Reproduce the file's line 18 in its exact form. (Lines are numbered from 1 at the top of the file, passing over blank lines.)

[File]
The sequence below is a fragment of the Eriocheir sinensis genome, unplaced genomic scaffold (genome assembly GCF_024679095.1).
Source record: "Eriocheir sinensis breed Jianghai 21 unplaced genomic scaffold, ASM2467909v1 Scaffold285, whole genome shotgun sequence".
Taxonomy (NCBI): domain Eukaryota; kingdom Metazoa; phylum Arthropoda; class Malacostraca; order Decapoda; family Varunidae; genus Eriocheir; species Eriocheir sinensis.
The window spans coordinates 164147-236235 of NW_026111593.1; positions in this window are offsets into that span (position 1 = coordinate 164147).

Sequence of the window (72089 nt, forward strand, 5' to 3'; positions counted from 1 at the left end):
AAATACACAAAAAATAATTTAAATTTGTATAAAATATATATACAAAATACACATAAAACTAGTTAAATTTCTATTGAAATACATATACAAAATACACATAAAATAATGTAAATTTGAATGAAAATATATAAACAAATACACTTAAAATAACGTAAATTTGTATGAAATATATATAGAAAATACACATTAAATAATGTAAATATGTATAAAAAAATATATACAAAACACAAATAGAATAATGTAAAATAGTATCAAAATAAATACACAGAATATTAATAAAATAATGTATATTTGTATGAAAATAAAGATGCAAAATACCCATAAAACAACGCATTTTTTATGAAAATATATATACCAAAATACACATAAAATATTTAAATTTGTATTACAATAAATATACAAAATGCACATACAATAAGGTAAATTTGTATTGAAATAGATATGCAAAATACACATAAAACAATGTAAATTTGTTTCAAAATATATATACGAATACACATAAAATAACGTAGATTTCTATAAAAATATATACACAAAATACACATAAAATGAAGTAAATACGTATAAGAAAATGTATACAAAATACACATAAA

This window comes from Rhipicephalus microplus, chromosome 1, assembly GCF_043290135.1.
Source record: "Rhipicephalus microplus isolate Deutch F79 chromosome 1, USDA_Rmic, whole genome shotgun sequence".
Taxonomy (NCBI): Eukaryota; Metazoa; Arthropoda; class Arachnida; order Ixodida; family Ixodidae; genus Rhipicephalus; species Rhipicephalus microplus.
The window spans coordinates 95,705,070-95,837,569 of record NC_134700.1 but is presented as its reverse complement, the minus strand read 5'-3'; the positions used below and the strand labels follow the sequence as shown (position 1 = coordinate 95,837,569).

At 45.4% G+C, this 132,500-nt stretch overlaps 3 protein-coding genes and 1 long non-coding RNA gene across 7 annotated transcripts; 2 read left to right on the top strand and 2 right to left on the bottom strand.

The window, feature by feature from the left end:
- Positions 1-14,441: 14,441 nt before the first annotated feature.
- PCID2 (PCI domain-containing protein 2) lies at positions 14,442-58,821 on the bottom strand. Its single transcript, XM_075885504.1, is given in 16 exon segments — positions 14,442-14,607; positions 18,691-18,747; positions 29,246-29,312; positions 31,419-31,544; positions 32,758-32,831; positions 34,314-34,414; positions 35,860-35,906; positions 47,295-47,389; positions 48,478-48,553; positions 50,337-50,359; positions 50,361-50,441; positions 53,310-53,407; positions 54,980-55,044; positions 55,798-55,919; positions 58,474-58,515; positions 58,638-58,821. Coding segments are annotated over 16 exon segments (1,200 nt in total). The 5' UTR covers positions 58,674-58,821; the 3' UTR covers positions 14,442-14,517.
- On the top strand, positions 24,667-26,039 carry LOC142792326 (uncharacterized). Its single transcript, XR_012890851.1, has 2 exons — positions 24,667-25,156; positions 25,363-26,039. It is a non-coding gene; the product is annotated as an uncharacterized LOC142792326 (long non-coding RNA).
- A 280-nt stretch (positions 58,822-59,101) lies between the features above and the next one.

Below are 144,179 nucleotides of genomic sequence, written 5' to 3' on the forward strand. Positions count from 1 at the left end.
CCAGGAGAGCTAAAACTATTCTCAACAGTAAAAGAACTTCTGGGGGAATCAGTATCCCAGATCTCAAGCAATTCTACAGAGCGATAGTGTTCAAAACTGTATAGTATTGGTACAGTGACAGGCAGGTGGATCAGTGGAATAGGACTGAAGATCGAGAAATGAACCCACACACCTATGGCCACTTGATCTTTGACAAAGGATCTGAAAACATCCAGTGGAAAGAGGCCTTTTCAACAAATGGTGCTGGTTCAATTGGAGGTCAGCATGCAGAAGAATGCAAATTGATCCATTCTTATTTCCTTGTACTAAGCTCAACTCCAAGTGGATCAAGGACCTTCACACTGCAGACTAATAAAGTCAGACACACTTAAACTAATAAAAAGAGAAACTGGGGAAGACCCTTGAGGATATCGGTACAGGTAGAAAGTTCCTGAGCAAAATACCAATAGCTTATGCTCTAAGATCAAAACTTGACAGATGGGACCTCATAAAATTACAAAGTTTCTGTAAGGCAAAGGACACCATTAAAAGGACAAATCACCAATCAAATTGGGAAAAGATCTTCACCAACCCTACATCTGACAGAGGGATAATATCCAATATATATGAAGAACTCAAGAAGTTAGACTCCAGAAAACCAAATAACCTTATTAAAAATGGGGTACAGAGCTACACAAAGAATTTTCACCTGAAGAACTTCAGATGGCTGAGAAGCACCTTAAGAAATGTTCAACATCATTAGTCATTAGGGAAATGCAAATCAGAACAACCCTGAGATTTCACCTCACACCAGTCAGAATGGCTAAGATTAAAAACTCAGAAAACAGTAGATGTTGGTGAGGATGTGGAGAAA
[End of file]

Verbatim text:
CCAGGAGAGCTAAAACTATTCTCAACAGTAAAAGAACTTCTGGGGGAATCAGTATCCCAGATCTCAAGCAATTCTACAGAGCGATAGTGTTCAAAACTGTATAGTATTGGTACAGTGACAGGCAGGTGGATCAGTGGAATAGGACTGAAGATCGAGAAATGAACCCACACACCTATGGCCACTTGATCTTTGACAAAGGATCTGAAAACATCCAGTGGAAAGAGGCCTTTTCAACAAATGGTGCTGGTTCAATTGGAGGTCAGCATGCAGAAGAATGCAAATTGATCCATTCTTATTTCCTTGTACTAAGCTCAACTCCAAGTGGATCAAGGACCTTCACACTGCAGACTAATAAAGTCAGACACACTTAAACTAATAAAAAGAGAAACTGGGGAAGACCCTTGAGGATATCGGTACAGGTAGAAAGTTCCTGAGCAAAATACCAATAGCTTATGCTCTAAGATCAAAACTTGACAGATGGGACCTCATAAAATTACAAAGTTTCTGTAAGGCAAAGGACACCATTAAAAGGACAAATCACCAATCAAATTGGGAAAAGATCTTCACCAACCCTACATCTGACAGAGGGATAATATCCAATATATATGAAGAACTCAAGAAGTTAGACTCCAGAAAACCAAATAACCTTATTAAAAATGGGGTACAGAGCTACACAAAGAATTTTCACCTGAAGAACTTCAGATGGCTGAGAAGCACCTTAAGAAATGTTCAACATCATTAGTCATTAGGGAAATGCAAATCAGAACAACCCTGAGATTTCACCTCACACCAGTCAGAATGGCTAAGATTAAAAACTCAGAAAACAGTAGATGTTGGTGAGGATGTGGAGAAA